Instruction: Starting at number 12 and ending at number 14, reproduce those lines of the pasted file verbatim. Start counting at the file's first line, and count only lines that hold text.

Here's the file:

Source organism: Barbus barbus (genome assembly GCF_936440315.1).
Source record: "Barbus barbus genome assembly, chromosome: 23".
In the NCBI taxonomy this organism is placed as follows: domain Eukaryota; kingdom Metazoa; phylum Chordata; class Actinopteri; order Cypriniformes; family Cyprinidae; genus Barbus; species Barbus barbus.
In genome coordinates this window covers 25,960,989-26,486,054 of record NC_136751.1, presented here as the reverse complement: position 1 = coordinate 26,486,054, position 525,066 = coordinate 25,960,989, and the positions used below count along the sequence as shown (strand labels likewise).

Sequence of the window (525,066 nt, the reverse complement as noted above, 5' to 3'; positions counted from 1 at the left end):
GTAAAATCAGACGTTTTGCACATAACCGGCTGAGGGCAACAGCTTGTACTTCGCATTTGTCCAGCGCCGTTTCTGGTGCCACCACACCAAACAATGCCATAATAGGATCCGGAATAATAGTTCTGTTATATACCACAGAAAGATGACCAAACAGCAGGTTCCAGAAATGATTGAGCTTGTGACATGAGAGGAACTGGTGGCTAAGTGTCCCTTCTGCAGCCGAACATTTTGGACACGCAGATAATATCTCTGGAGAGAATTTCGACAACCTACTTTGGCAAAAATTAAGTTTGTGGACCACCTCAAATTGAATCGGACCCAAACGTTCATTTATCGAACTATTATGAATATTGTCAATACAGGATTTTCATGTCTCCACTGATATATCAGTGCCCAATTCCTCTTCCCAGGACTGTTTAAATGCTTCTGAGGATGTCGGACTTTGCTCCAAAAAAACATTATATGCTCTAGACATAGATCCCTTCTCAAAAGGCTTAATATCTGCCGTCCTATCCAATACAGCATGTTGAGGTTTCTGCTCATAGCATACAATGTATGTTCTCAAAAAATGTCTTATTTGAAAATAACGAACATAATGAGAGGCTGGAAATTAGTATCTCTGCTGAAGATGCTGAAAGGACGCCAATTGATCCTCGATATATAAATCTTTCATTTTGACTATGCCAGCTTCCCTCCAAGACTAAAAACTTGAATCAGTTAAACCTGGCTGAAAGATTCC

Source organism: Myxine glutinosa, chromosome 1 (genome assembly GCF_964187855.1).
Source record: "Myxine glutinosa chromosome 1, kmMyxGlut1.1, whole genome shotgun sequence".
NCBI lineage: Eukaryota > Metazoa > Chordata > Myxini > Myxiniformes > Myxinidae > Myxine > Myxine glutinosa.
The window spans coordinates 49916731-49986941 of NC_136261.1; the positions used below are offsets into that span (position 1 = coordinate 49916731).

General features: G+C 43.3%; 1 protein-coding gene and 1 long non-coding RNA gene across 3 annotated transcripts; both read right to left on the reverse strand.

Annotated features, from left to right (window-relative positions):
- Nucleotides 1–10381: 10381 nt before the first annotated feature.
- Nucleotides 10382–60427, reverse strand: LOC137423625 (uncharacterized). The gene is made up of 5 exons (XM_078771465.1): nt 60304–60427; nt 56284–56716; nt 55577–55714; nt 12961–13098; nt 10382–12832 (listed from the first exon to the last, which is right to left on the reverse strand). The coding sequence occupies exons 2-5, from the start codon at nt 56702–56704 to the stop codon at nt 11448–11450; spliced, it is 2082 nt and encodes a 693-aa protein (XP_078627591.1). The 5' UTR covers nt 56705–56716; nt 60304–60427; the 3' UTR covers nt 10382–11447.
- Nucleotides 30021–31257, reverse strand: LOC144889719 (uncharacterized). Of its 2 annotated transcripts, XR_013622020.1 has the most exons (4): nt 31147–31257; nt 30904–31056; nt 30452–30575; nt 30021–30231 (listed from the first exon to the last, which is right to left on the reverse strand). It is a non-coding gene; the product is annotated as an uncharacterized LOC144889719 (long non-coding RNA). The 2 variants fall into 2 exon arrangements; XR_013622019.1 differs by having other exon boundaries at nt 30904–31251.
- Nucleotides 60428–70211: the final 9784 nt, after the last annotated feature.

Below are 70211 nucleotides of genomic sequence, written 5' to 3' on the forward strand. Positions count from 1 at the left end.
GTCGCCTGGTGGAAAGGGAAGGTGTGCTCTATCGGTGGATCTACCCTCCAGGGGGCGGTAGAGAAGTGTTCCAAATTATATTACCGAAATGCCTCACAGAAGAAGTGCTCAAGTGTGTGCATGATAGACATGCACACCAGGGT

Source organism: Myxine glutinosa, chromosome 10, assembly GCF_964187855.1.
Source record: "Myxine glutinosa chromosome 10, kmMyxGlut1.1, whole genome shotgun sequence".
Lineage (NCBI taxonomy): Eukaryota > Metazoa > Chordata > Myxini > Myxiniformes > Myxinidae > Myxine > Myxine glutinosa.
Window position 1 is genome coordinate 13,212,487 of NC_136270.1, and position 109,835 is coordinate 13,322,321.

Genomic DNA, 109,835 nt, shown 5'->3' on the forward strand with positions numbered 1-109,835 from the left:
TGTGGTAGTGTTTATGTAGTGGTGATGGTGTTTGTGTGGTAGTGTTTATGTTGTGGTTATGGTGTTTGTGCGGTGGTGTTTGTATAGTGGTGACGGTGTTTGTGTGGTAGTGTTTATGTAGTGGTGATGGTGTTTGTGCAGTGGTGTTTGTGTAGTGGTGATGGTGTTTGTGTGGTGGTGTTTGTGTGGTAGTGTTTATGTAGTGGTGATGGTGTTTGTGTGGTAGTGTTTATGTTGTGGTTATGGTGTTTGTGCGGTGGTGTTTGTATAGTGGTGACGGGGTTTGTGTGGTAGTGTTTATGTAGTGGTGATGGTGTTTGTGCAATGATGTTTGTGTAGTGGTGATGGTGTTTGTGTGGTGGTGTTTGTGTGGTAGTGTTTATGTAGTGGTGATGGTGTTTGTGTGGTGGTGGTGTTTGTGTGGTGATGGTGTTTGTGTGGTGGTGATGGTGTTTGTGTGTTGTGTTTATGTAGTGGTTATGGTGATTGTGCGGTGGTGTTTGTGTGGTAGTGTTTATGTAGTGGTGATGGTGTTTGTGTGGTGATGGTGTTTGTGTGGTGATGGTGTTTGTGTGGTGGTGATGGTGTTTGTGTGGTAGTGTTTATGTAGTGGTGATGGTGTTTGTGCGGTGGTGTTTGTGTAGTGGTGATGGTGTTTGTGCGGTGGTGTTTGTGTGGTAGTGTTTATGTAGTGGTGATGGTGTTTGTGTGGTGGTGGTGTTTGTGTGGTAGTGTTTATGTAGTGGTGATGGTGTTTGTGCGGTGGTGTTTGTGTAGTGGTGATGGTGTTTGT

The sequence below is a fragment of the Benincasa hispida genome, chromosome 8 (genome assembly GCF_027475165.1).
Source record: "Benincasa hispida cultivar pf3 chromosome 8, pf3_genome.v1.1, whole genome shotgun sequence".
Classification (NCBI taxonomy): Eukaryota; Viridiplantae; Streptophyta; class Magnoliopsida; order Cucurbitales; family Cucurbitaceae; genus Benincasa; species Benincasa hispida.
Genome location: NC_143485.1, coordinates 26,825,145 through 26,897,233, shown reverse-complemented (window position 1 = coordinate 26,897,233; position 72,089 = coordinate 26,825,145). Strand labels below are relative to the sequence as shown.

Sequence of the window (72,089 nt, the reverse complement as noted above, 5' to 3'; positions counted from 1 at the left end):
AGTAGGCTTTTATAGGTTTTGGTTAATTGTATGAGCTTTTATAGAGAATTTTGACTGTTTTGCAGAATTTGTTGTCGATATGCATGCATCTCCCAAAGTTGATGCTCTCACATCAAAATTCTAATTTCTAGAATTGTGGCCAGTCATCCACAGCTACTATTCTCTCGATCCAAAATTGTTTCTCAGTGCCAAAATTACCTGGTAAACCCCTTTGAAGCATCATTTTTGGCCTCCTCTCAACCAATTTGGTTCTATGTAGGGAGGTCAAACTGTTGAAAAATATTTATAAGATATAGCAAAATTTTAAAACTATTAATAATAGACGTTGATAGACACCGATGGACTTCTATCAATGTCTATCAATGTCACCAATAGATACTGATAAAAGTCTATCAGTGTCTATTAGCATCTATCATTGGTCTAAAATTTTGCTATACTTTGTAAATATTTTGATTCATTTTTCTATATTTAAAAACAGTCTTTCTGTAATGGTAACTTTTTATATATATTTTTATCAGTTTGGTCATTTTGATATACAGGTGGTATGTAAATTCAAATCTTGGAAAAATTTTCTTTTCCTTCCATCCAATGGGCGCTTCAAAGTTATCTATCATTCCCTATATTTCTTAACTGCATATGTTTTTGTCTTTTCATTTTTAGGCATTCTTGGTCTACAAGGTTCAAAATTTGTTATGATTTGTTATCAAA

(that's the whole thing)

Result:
Annotated features, from left to right (window-relative positions):
- Nucleotides 1–10381: 10381 nt before the first annotated feature.
- Nucleotides 10382–60427, reverse strand: LOC137423625 (uncharacterized). The gene is made up of 5 exons (XM_078771465.1): nt 60304–60427; nt 56284–56716; nt 55577–55714; nt 12961–13098; nt 10382–12832 (listed from the first exon to the last, which is right to left on the reverse strand). The coding sequence occupies exons 2-5, from the start codon at nt 56702–56704 to the stop codon at nt 11448–11450; spliced, it is 2082 nt and encodes a 693-aa protein (XP_078627591.1). The 5' UTR covers nt 56705–56716; nt 60304–60427; the 3' UTR covers nt 10382–11447.